The commissioner of prisons’ memo written on July 16, 2017 to force all prison wardens to return to their duties has hit snag, no one seems to comply with this demand as none is retiring from sit-in with just a threat.
According to memo, all prison warders would today find themselves returning to their duties without a clear answer of their grievances, but is not the case.
“In view of the foregoing, you are strongly warned that failure to adhere to this directive is tantamount to mutiny and management will not hesitate to immediately take necessary action as stipulated in section 58 of the Prison Act. In light of this, all officers not on duty must desist from loitering around prison premises,” reads part of memo.
Zomba Central Prison have threatened to release prisoners if their demands are not met by close of business today.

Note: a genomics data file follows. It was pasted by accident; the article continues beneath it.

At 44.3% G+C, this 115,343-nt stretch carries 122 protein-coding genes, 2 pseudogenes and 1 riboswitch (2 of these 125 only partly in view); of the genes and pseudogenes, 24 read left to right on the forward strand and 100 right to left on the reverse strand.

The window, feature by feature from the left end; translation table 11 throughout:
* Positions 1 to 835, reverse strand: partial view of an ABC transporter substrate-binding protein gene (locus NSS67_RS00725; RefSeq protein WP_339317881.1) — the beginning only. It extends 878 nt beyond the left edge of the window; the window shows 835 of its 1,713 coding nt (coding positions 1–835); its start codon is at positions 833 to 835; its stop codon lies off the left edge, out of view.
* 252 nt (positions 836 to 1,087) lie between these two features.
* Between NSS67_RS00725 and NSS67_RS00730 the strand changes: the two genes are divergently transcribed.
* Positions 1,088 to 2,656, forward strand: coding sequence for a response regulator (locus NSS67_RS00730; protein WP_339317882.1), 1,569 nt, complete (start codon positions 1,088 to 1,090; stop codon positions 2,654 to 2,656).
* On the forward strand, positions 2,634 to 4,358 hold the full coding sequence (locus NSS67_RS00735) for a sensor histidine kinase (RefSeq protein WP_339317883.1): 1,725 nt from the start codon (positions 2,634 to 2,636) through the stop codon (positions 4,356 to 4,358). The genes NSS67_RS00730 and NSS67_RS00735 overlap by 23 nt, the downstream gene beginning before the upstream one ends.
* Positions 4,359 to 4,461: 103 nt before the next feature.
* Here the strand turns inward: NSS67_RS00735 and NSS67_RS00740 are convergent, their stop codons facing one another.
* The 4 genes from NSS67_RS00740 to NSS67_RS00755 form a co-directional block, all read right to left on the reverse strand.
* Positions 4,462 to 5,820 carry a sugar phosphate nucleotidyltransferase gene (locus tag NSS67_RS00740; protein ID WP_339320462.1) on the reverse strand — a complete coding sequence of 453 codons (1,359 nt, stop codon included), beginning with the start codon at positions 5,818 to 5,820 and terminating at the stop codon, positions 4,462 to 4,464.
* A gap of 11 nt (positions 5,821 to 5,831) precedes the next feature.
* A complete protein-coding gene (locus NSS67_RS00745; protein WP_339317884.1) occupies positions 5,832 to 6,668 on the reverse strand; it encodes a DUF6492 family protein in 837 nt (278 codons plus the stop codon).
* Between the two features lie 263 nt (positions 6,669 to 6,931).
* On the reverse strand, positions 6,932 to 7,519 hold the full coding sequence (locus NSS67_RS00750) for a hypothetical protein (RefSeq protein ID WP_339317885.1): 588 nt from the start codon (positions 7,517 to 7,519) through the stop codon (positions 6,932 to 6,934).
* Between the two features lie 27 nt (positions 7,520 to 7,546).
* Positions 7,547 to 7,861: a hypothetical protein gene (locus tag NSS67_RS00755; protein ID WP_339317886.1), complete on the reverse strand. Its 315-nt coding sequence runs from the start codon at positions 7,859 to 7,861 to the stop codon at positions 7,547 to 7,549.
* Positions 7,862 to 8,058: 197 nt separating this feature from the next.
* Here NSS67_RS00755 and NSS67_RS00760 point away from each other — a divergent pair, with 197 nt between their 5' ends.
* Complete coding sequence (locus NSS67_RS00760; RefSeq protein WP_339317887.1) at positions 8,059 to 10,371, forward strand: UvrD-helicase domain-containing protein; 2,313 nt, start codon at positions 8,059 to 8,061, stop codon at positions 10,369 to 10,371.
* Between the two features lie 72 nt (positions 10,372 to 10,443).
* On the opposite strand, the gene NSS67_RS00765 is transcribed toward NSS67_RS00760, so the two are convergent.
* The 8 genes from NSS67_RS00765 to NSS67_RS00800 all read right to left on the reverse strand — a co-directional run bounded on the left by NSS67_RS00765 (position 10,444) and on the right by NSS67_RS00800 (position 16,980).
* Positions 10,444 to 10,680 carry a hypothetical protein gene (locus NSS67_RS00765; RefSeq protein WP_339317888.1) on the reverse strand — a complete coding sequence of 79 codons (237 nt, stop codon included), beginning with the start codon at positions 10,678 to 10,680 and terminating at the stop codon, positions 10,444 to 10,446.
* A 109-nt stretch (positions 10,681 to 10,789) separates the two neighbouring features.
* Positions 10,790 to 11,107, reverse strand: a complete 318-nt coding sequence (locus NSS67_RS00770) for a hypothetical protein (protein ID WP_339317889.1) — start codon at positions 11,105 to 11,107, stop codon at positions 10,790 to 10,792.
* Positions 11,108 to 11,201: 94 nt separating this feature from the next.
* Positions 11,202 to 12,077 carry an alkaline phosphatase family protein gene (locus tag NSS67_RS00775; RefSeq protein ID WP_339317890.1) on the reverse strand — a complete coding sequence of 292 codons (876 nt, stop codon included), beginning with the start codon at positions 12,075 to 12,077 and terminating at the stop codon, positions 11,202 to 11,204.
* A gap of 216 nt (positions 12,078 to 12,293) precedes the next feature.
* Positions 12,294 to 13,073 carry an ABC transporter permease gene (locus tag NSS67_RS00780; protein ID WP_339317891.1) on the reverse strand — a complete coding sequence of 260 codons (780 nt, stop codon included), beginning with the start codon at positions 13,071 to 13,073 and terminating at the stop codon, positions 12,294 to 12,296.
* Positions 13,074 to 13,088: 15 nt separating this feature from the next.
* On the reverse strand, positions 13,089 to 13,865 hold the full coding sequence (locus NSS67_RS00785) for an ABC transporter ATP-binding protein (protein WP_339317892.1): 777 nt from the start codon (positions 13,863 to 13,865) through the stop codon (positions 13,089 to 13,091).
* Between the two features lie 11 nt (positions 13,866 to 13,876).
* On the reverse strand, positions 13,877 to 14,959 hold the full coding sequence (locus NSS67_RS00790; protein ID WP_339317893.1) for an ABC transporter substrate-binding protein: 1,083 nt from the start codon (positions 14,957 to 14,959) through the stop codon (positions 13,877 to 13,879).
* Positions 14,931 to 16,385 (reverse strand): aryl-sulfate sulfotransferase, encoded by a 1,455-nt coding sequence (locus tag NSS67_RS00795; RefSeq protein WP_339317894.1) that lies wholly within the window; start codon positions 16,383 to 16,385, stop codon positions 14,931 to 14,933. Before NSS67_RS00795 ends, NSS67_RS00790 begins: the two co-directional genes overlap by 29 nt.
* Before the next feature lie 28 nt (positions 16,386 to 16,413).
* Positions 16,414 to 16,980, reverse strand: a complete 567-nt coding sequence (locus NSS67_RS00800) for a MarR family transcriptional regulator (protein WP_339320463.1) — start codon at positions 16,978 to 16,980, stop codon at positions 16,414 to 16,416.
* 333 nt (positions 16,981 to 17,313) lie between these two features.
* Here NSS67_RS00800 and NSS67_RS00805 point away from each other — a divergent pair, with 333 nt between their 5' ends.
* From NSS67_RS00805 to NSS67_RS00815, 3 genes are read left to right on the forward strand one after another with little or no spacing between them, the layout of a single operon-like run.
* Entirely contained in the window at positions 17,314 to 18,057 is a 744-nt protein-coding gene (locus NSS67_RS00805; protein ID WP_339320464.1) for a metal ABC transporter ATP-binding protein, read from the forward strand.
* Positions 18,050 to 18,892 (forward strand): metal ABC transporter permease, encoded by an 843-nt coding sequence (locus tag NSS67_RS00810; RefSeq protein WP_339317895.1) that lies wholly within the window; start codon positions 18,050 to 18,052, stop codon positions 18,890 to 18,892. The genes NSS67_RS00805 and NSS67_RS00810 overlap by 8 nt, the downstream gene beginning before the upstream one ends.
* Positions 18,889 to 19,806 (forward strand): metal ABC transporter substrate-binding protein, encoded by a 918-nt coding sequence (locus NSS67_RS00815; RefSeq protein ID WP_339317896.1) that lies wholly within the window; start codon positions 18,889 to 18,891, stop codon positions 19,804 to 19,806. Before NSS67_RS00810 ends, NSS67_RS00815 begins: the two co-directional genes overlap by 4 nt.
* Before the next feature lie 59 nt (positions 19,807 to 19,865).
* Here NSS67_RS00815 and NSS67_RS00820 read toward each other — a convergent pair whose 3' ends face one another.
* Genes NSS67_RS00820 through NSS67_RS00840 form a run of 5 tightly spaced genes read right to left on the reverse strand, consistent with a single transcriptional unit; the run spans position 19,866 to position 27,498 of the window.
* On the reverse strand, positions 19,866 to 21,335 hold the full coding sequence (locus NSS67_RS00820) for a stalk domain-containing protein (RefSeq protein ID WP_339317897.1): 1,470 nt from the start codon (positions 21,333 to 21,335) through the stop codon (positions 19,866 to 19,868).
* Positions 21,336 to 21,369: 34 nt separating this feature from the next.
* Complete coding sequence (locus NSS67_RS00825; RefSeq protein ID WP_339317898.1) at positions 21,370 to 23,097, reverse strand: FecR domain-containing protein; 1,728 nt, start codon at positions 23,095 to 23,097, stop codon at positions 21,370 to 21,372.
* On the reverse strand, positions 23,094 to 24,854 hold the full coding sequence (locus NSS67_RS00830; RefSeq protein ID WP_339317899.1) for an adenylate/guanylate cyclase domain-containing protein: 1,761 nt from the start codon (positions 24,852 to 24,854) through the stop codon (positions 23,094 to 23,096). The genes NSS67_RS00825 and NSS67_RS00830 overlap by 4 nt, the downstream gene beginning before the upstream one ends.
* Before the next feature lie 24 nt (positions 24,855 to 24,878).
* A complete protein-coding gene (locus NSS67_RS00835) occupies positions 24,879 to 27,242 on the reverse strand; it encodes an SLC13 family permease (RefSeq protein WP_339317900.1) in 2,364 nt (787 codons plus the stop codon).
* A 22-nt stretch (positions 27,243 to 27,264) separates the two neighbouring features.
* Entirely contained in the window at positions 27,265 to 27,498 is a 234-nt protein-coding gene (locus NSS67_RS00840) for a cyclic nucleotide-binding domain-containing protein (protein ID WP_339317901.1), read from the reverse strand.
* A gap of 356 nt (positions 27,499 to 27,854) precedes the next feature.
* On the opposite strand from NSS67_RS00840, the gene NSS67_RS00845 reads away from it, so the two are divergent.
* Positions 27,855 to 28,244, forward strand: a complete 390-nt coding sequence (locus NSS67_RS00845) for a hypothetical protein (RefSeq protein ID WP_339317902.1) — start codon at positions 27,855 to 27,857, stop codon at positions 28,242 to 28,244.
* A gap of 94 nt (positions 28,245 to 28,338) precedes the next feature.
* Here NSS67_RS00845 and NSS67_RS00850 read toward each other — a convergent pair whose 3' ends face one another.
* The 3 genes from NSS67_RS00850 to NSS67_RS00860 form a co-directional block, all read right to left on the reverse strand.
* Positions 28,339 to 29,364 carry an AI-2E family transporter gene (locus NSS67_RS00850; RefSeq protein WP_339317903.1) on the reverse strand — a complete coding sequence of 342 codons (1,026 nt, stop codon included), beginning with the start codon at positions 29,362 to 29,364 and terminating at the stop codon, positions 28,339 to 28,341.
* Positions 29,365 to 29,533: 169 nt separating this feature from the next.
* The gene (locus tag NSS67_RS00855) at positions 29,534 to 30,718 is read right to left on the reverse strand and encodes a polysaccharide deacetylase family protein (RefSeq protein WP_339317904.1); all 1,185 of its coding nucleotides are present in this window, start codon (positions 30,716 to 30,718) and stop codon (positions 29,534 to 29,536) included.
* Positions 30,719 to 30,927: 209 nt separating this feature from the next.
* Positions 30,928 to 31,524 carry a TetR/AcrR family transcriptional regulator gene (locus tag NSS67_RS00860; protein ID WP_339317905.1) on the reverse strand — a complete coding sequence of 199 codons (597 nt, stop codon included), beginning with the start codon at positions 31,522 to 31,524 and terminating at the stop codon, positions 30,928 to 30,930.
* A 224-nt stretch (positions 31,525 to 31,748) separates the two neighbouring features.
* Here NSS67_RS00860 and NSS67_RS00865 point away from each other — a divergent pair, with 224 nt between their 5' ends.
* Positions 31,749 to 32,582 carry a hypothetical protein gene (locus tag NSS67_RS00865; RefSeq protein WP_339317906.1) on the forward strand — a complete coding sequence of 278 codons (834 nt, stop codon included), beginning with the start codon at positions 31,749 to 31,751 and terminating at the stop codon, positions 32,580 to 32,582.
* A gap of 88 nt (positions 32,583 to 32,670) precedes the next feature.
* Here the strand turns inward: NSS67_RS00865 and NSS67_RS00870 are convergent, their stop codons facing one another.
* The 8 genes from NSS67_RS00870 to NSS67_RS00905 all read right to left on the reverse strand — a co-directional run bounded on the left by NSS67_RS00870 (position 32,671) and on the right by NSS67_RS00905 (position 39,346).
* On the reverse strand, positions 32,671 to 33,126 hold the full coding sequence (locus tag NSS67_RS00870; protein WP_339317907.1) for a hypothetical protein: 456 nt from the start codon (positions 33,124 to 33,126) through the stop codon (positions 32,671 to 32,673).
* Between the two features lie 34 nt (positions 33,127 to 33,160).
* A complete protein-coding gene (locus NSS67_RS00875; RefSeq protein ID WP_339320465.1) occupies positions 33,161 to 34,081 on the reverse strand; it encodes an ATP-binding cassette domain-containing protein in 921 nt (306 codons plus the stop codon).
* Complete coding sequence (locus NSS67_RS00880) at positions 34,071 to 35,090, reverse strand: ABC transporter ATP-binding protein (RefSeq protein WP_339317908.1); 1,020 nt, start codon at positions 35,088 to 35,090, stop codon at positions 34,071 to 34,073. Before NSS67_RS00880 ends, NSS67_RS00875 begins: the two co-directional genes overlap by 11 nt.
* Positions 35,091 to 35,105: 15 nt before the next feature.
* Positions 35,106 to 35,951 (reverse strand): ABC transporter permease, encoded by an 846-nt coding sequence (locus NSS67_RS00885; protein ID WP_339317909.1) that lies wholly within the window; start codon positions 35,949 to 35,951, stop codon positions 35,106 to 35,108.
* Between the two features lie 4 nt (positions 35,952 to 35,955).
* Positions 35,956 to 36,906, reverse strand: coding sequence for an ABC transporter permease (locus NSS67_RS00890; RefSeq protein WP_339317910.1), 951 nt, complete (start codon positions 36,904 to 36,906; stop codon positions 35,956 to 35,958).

While Warders at Maula Prison in Lilongwe and Mzuzu Prison concurred with their counterparts, threatening to lock up the inmates the whole day today.
“The strike is going on until the minister decides to pay attention to our grievances. As it is, visitors are not allowed to come and see or give their relations food.
The government should know they are punishing innocent people. Tomorrow we will not open the cells simply because we are not working,” said a warder at Maula Prison as quoted by The Times Group.
Minister of Home Affairs, Grace Chiuma, was stopped from entering Maula Prison on Friday, described the sit-in as unfortunate.
“I had a meeting with the Commissioner of Prisons and we discussed that the warders should go back to work. Within the week, we will get back to them with solutions. It is very unfortunate that a department that instills discipline is on the forefront of such a behavior. We are following the right procedures. Issues of money cannot happen within a blink of an eye,” she said.
The warders’ strike started last Friday to force authorities to raise their salaries as that of the Malawi Police and Immigration officers.